In discussions of the gender-pay gap, there’s one counter-argument that comes up a lot: The gap isn’t real, because after adjusting for the different types of jobs men and women tend to have, the gap shrinks to single digits. And so, the argument goes, men and women aren’t paid the same amount of money because they are choosing to go into different professions, and the labor market rewards their choices differently. In other words: unequal work, hence unequal pay.

There’s a lot of truth to this: Men and women do tend to choose different careers, so much so that researchers have a term for it: “gender occupational segregation.” And because of this occupational sorting, the most commonly mentioned figure of the gender-gap debate—that an American woman only earns 79 cents for every dollar a typical American man makes—is indeed too simple.

But the occupational differences explanation, when presented without caveats, is also problematic. "The story is a lot more complicated than that,” says Elise Gould, an economist and the co-author of a new report from the left-leaning Economic Policy Institute about gender and compensation. “We wanted to disentangle the question of 'choice' and what's happening between two workers that are sitting right next to each other in a cubicle … What's going on behind that in terms of cultural norms, expectations, work-family balance—all the different components that might lead women to be in certain kinds of jobs differently than men.”

Researchers often control for certain variables if they suspect that those variables might be exaggerating the size of an effect. In the case of the pay gap, economists often adjust their data to compensate for the fact that, for example, men are overrepresented in high-paying computer programming jobs, and women are overrepresented in low-paying service jobs. These adjustments lead to numbers that stand as good estimates of how big a pay gap would be if  men and women were represented in equal numbers in each profession. There are usually other variables that researchers control for, too; geography, experience, and job titles are other variables with known effects, so filtering them out from the numbers is a step toward isolating the effects of gender on pay.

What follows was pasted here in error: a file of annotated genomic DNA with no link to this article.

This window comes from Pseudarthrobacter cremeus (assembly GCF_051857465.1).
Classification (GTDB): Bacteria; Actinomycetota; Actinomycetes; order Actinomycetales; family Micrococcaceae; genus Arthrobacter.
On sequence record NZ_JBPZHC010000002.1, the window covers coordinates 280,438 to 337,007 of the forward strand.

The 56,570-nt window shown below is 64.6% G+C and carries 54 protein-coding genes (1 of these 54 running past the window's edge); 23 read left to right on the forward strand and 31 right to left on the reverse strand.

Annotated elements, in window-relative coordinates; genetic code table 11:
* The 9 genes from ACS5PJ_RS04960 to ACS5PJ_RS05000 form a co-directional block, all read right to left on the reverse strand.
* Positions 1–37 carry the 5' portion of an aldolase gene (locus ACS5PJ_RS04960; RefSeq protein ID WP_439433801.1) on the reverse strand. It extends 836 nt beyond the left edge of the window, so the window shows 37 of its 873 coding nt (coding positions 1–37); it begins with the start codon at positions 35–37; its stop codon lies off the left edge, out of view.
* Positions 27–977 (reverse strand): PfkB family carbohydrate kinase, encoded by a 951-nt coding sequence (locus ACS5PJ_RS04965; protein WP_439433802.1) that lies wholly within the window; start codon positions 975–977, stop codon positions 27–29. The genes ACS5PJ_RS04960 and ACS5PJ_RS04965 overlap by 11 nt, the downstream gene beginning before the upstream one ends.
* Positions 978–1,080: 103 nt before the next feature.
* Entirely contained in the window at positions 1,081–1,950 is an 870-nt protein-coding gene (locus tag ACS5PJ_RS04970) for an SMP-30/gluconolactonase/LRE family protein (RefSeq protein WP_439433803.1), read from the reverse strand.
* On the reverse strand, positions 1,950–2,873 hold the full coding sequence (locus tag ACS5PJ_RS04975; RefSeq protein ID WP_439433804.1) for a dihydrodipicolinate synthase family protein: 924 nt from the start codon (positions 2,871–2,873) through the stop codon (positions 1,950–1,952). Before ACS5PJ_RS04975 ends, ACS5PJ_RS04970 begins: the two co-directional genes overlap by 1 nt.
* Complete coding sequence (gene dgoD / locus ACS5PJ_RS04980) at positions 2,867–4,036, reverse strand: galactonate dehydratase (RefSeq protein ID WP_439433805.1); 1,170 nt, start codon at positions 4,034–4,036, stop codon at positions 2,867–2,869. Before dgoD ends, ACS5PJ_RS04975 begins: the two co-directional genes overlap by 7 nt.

But the striking thing is that even after adjusting for so many factors, there’s still a statistically significant pay gap. (Pay-gap skeptics often note that the gap shrinks after taking these factors into account, but it’s supposed to—those statistical adjustments were intended to create a more definitive, standardized measurement.) The fact that a gap remains at all after such adjustments shows that the problem defies any simple explanation. As Robert Hohman, the CEO of Glassdoor, wrote a few months ago in Fortune:

Factoring differences in education, experience, age, location, job title, industry and even company, our latest research reveals that the “adjusted” gender pay gap in the U.S. amounts to women earning about 94.6 cents per dollar compared to men. It is remarkable that a significant gap persists even after comparing male-female worker pay at the job title and company level.

That 5-cent difference is evidence that something isn’t getting accounted for in all those variables that economists are adjusting.

The premise of the occupational-differences argument is that if women are choosing jobs that are easier to do, they shouldn’t be paid the same wages as men. But what that argument—that women are to blame for keeping their wages down because they’re choosing bad jobs—doesn’t take into account are the many things that contribute to the way men and women choose their careers.

Gould, along with her co-author, Jessica Schieder, argue that the decisions women make regarding their careers do not happen in a vacuum: These are decisions shaped by cultural norms and expectations, societal forces that aren’t cleanly captured by pay data. Gould and Schieder point to a multitude of messages that women get from society about what sorts of jobs they should pick: The expectations of American mothers could lead women to take lower-paying jobs because they’re more likely to offer flexible (or shorter hours), while fears of discrimination might steer them away from higher-paying professions. In other words, adjusted statistics could be missing the role of discrimination in the processes that lead women to choose the careers they do.

“Too often it is assumed that this gap is not evidence of discrimination, but is instead a statistical artifact of failing to adjust for factors that could drive earnings differences between men and women. However, these factors—particularly occupational differences between women and men—are themselves affected by gender bias,” Gould and Schieder write.

And while there are many efforts to push women towards studying subjects that would funnel them into higher-paying fields, such as science or tech, it’s worth remembering that the adjusted gap still exists. Closing it would mean paying attention to all the ways that women make choices about their careers—and the inequities they can experience after they make them.